It was raining hard now, only the second rain storm since Harvey hit eight weeks ago, I wasn’t sure if it was a good idea to get on the road this Sunday morning at 8:30 am. I usually like the strong wind before a storm and the dark sky with the anticipation of change, something brewing and a cleansing rain, but things feel different now.
“It will be okay Maria,” I tell myself. I try to convince myself, but I’m not steady as I drive across the bayou, the same one that flooded over its banks, the same one that caused such havoc. The water is low, “it will be fine,” I say again.
Rhia starts class; the theme is freedom, She explains that freedom is often a place that we are striving hard to get to. What if we reframe the question like the yogis did? What if the question becomes what keeps us from freedom? What binds us so that we don’t think of ourselves as free?
I repeat the question in my head. “What is it that binds me from feeling free? My first thought it “everything, ” and I sigh with annoyance for my “give up now” attitude. Wow, Maria, you’ve been up for an hour, and this is where your mind goes?
I picture a bandaged ankle, my ankle, how for a short while I had to wrap it with a flesh-colored elastic 1-inch wide that I clinched with a little silver clamp a few years ago. How I liked that feeling of being supported. My sprained ankle felt safer and held when it was bound. I would try different ways of crossing the straps to make them tight but not too tight, to make a pretty pattern, the crossed straps looking mildly like a ballerina’s toe shoe ribbons, or what this non-ballet gal thinks that would look like. Noticing the translucency of my skin, how thin it looked on the ridge of my foot compared to the fleshy thick medical band and how I needed the tape and felt better with it but also a bit uncomfortable, a reminder throughout the day that my ankle wasn’t quite right- not ready yet to be free.
So Rhia’s sharing “What is it that binds you?” is an interesting question that floats through my mind, I want to write it down, but I don’t want to interrupt my pose and the class by getting up and searching for a scrap of paper and pen in my purse. I admonish myself for not having brought a notebook in from the car, but I wasn’t thinking of lines I wanted to record, I was struggling with my yoga mat, an umbrella, rain and trying not to get drenched walking from my car to the studio door.
I didn’t get up, and I try not to worry about forgetting this line.
What is it that binds me?
And the rain gets heavier; maybe I notice it more because I am still, it’s very quiet in the studio with the 10 of us on our mats, just breathing in and out, no sound even from our breath. I open my eyes and look up at the ceiling; It’s definitely raining harder. I try to see if there is truth to my thought. The only windows are high up- the building was originally a grocery store- there are screens on the windows so I can’t see the size of the raindrops. I map out my drive home in my head, going through the possible routes, visualizing the streets and following them looking for underpasses, dips and any low spots as if my eyes are now the lens of a camera on a drone looking down from above. Do I need to change how I get home? I exhale. My thoughts scatter like a dropped bag of metal pie balls on this wooden floor that looks like the one in my kitchen, we are only 5 minutes into class, and my mind has already exhausted me. “You’re safe,” I tell myself, at this moment, you are safe; you will be safe driving home.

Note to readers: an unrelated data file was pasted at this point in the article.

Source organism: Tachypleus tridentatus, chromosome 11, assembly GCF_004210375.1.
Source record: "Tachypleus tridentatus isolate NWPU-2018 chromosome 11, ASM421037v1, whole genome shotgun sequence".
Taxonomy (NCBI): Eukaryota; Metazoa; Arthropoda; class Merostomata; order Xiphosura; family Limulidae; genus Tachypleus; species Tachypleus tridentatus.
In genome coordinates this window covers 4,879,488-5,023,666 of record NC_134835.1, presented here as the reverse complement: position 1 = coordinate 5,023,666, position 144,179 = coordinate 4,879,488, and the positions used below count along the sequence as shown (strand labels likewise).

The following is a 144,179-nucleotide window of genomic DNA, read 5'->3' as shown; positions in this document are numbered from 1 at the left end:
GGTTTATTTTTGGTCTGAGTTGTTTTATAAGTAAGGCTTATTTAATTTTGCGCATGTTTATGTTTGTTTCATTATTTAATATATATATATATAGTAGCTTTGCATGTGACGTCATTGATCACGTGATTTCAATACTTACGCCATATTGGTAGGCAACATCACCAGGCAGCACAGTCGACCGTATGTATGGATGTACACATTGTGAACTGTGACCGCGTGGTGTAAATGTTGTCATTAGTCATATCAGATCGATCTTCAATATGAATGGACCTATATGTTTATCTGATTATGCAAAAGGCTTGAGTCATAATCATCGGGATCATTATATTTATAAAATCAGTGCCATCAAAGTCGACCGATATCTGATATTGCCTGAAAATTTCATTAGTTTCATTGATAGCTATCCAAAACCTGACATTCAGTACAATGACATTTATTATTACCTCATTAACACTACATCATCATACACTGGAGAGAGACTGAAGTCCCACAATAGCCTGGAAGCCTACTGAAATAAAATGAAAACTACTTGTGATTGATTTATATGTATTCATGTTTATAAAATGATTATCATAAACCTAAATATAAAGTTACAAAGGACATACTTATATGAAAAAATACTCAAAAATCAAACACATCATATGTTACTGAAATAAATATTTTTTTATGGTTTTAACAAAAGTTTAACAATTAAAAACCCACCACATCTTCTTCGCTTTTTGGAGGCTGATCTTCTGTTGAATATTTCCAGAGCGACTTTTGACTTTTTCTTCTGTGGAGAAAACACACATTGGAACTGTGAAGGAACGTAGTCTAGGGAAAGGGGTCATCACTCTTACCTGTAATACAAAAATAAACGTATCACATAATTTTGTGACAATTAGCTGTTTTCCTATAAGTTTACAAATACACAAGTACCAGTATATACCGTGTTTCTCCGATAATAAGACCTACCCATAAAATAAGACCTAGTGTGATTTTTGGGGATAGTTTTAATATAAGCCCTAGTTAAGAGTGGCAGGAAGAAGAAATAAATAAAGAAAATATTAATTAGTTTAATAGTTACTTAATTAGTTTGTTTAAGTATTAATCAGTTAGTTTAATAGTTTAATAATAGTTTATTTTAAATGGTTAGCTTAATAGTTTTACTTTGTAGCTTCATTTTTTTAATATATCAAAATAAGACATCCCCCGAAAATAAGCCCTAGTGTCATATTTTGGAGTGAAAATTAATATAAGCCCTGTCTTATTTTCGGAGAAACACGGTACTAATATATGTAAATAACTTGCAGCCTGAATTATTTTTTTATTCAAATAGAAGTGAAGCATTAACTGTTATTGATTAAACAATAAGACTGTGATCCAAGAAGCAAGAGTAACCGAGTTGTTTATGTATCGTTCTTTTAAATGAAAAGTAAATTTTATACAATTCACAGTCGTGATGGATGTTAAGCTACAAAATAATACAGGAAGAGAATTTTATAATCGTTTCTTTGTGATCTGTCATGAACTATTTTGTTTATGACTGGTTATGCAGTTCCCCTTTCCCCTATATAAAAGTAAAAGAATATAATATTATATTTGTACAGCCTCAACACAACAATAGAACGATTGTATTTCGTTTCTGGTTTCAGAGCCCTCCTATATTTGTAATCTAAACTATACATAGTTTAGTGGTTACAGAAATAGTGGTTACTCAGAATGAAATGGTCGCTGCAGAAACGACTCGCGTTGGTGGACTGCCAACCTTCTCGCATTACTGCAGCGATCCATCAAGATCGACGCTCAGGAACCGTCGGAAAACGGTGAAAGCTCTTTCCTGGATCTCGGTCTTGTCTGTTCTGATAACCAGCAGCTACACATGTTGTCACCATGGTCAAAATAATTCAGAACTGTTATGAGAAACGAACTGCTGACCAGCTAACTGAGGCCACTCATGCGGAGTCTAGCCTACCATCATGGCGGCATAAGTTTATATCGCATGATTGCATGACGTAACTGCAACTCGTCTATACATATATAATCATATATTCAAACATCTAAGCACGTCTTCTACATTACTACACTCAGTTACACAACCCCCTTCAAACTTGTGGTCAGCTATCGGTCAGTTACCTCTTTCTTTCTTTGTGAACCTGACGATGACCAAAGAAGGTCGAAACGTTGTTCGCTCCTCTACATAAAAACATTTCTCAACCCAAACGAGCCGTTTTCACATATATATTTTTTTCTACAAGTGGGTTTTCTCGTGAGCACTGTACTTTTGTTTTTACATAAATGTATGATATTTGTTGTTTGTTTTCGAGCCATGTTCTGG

What is it that binds us? What is it that takes us away from a sense of freedom? It’s all based on perception and how we define freedom. And I know what the bind is. This desire to be safe, to feel safe. Physically safe, romantically safe, emotionally safe, financially safe I need that feeling of safety, I crave it and yet I also know that is exactly what is suffocating me right now, this desire to know before taking action, this desire to have proven results before taking the plunge or even putting my toe in the water. It’s a drive for safety that binds me from my freedom.
No one can promise or deliver a risk free life. It doesn’t exist.
And I know I don’t want a risk free life, some of my greatest memories are from taking a risk, saying yes to a trip, an invitation, an opportunity, the not knowing bringing excitement, new energy, but somehow everything feels riskier now.
I know my life has been squelched and squashed recently from these cords that bind so deep into me they leave indentations in my flesh, like socks where the elastic is too tight and when removed my skin is embossed with the zigzag of threads and it takes rubbing and time to plump it up again.
The idea of cutting cords is too savage an image, too bloody a visual in my mind; I see knives, an umbilical cord, and a chunk of flesh. I work on erasing these drastic images quickly from my head.
What if Maria, you don’t have to cut the cords? What if the cords that bind you just unwind? Like the elastic bandage around your ankle. I picture the ribbons of the ballet slipper falling in slow motion from the ceiling and puddling softly on the floor beside me.
What if freedom can be like that? Where I actually don’t have to do anything. What if the bandage can unwrap itself and I don’t even notice it’s gone? My “ankle” feeling safe, protected and secure even without the bind. My actual ankle hasn’t missed the bandage for years.
I’m quiet after class taking my time folding up my blankets, rolling up my mat, wanting to remember this idea of freedom and what it is that binds us. I write those sentences down on the scrap of paper I do find in my bag while everyone else puts on rain boots and jackets. I probably look a bit odd scribbling away, but I don’t’ care. I’m almost the last one to leave; it’s still raining but not so hard.